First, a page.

On losing Evelyn Lauder to cancer
The news of the passing of Evelyn Lauder, crusader for breast cancer awareness, on November 12 brought feelings of sadness for me and many in my family. Indeed, any family member of a survivor of cancer was probably affected by the news of Lauder’s death. Her pink ribbon campaign is as ubiquitous as air itself. Her tireless efforts to raise cancer awareness is admirable and appreciated.
Below Dr. Lauren Pecorino, author of Why Millions Survive Cancer, comments on Lauder’s influence and offers some hope for those diagnosed, or know someone close who has been diagnosed with cancer. – Purdy, Publicity
By Lauren Pecorino
Cancer is managed throughout the world by teams of people, most notably those made up of doctors, nurses, hospice workers and scientists. But it took one powerful and astute businesswoman to use a successful marketing campaign to raise awareness of breast health around the world.
In 1992, Evelyn Lauder, daughter-in-law of Estee Lauder, along with Alexandra Penny, former Editor of SELF magazine, created the pink ribbon as a symbol of breast health. To date, the Estee Lauder Companies’ Breast Cancer Awareness (BCA) Campaign has given away more than 100 million pink ribbons and millions of informational brochures at its cosmetic counters around the world. The designation of October as Breast Cancer Awareness Month by politicians was a tribute to the success of her campaign.
In 2000, the BCA broadened its ‘Pink’ awareness campaign and began illuminating historic landmarks such as the Empire State Building, Niagara Falls, the Tower of London, the Leaning Tower of Pisa, and the Tokyo Tower with pink lights to raise awareness on a highly visible scale. English actress and Estee’ Lauder spokeswoman Elizabeth Hurley worked with Evelyn Lauder on breast cancer awareness since the mid-1990s. Together they traveled the world to raise awareness of the importance of breast health and early cancer detection.
Back in 1993, Evelyn Lauder founded the Breast Cancer Research Foundation (BCRF) as an independent, not-for-profit organization dedicated to funding innovative clinical and translational research. The BCRF has raised hundreds of millions of dollars and supports scientists across the USA, Canada, Europe, the Middle East, and Australia.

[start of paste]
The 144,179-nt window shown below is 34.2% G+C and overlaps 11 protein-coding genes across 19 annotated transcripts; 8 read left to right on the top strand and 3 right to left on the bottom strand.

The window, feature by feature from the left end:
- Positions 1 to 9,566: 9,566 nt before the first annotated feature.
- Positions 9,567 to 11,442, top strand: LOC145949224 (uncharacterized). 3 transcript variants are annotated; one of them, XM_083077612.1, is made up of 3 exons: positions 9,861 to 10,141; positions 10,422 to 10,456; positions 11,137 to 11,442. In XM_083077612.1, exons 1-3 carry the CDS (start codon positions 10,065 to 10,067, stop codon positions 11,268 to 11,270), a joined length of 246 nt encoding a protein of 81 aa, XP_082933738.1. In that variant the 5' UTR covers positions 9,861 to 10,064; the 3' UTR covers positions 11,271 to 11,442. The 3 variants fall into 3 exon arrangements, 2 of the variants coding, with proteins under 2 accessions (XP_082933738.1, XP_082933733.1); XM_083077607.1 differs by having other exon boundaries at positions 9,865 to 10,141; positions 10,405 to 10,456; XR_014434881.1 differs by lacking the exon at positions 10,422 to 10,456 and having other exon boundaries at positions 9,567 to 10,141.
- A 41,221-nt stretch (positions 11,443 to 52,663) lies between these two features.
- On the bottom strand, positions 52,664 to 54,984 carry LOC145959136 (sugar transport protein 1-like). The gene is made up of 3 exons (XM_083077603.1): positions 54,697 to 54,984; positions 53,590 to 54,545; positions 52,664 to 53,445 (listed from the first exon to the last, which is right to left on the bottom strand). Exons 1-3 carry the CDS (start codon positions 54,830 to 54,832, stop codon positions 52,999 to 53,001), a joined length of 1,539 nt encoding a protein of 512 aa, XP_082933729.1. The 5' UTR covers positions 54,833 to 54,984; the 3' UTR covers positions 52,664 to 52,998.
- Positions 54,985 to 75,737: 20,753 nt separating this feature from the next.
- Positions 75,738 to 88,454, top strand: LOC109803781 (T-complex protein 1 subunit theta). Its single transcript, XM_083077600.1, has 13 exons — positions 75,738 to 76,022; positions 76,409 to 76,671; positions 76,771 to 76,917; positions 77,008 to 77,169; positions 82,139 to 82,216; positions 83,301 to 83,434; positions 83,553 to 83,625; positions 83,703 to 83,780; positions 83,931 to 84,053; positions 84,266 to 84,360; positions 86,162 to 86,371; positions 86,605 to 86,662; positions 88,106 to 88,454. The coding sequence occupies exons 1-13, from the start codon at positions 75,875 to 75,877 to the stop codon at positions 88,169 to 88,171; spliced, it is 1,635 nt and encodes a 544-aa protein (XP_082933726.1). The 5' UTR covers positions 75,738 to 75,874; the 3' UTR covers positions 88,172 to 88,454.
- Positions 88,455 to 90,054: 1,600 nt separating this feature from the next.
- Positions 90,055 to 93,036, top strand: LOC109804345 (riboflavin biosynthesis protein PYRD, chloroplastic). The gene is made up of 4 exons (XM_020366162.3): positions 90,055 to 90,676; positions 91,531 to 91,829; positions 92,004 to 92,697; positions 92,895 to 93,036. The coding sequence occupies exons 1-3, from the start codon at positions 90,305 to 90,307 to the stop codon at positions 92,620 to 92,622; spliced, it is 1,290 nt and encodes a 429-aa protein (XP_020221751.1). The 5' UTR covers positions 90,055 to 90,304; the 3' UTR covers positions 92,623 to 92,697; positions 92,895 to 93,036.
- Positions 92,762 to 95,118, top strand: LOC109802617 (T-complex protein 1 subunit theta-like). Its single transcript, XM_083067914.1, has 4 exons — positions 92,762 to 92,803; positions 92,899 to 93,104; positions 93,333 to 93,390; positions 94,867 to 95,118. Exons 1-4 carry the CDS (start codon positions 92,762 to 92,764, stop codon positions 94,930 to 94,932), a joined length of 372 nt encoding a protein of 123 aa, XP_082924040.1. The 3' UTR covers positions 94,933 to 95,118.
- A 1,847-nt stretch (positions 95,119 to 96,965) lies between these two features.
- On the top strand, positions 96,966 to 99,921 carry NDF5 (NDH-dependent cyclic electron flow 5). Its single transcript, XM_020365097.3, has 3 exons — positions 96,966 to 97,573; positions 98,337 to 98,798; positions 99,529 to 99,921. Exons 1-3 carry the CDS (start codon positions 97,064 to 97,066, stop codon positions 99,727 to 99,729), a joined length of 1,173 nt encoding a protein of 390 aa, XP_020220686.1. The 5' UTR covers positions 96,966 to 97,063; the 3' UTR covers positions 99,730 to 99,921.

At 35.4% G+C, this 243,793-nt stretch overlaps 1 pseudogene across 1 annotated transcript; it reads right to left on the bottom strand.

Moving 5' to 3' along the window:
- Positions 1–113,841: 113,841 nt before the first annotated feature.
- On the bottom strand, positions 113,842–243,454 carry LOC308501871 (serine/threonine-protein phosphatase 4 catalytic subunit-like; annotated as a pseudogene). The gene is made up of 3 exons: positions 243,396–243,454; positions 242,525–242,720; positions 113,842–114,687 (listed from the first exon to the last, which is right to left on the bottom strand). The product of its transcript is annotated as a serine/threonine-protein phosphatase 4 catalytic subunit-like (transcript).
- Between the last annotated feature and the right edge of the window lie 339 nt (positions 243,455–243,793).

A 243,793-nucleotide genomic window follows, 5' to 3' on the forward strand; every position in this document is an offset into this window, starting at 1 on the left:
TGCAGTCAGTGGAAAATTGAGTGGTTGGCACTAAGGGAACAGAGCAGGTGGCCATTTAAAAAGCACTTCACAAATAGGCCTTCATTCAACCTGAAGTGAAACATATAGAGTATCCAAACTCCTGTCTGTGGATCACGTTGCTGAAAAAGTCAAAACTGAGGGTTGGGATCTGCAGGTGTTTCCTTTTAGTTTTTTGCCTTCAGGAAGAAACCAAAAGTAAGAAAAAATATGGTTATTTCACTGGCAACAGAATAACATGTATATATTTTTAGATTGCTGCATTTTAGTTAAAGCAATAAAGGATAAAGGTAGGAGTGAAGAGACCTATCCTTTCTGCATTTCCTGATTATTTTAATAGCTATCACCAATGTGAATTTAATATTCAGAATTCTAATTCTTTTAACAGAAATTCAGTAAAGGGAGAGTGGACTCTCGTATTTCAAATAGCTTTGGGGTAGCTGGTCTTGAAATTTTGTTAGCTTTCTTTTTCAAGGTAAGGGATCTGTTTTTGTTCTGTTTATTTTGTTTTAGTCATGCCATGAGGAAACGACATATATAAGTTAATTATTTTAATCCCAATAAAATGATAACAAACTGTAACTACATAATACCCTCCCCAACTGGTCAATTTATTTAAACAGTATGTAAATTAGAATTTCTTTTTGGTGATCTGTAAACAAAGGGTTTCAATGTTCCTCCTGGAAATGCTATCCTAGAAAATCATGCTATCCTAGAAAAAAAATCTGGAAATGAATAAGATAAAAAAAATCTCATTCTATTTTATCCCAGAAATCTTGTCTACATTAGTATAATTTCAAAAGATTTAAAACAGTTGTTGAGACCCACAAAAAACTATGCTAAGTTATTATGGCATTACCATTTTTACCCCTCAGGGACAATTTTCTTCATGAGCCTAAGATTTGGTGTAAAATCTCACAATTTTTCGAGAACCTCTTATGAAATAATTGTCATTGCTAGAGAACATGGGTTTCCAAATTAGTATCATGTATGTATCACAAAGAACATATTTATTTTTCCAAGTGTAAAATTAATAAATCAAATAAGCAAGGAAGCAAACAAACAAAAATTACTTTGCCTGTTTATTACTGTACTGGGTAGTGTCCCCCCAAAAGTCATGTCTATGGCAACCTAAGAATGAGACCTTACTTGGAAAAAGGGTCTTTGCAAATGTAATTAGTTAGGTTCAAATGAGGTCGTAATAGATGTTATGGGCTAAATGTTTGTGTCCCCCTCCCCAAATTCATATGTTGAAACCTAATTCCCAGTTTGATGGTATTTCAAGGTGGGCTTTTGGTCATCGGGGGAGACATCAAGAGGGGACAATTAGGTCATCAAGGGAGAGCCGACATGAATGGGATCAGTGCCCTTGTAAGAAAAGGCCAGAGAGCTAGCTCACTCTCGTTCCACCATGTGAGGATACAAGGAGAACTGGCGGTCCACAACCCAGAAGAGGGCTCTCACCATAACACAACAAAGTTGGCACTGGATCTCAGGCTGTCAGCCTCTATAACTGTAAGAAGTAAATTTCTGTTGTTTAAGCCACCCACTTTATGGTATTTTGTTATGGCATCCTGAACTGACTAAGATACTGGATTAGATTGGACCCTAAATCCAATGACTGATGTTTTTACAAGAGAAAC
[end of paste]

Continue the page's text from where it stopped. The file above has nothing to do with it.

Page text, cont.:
And as recently as 2009, the money raised from the sale of ribbons and related items helped Lauder establish the Evelyn H. Lauder Breast Center at the Memorial Sloan-Kettering Cancer Center in New York City. In so many ways, Evelyn Lauder contributed greatly to the progress we have seen in our fight against breast cancer.
The progress in our fight against breast cancer has been impressive over the last few decades and has resulted in a decreasing trend in mortality. In addition to better awareness, advances have been seen in screening participation, methods of surgery, new treatments, and quality of life. Participation of women in the USA over 40 years old in having a mammogram within the last two years is about 67%. Although different individual studies have reported different values, a re-examination of a mass of previous trials by experts commissioned by the World Health Organization has estimated that the reduction in mortality from breast cancer due to screening is about 35%. Advances in surgery include lumpectomy versus mastectomy and the use of robotics for more precise removal of tumor tissue.
Although tamoxifen has been a successful drug used for decades, newer alternatives such as aromatase inhibitors have been developed and have fewer side-effects. Also, new targeted therapies such as Herceptin that block specific tumor molecules have been added to the drug arsenal for breast cancer. And it is the genetic profiling of tumors that allow doctors to match a specific targeted drug to an individual patient: breast cancer has initiated the path for personalized medicine. Important advances in genetic profiling such as the Oncotype DX21, that examines 21 different genes, can help to calculate the risk of a cancer returning. A low score can spare a patient from receiving chemotherapy and a high score can help select those who would benefit from it. Many of the improvements seen for breast cancer arise from our molecular knowledge of the disease. It is likely that similar improvements will be developed for other cancers as we learn more about their molecular characteristics.
It is both sad and ironic that Evelyn Lauder died of ovarian cancer on the 12th November, 2012. Although I know nothing about Evelyn’s genetic profile, it is curious that a genetic link exists between some cases of breast and ovarian cancer. Inherited mutations in the BRCA1 and BRCA2 genes, although rare, are linked to increase risk of breast and ovarian cancer.
These genes code for protein products that plays a role in DNA repair. Since DNA damage can lead to mutations, and because mutations are an underlying cause of cancer, one can easily see why patients with defects in BRCA1/2 genes have an increased risk of cancer.
The American Cancer Society recommends that women with BRCA gene mutations should begin breast screening at age 25. There is new hope for these patients who develop tumors as a new drug strategy that uses molecular combinations to target their breast cancer cells has shown promising results in early clinical trials (Fong et al., New England Journal of Medicine, 2009).
Evelyn Lauder leaves behind a legacy of breast health awareness for all women. I suggest that the meaning of the pink ribbon be extended for both Breast and Ovarian Cancer Awareness in honor of Evelyn Lauder.
Lauren Pecorino is Principal Lecturer in Cancer Biology at the University of Greenwich and author of Why Millions Survive Cancer. She has presented guest lectures in Rome and Palermo, Italy; Istanbul, Turkey; Cairo, Egypt and the United States. She has previously written this post for OUPblog.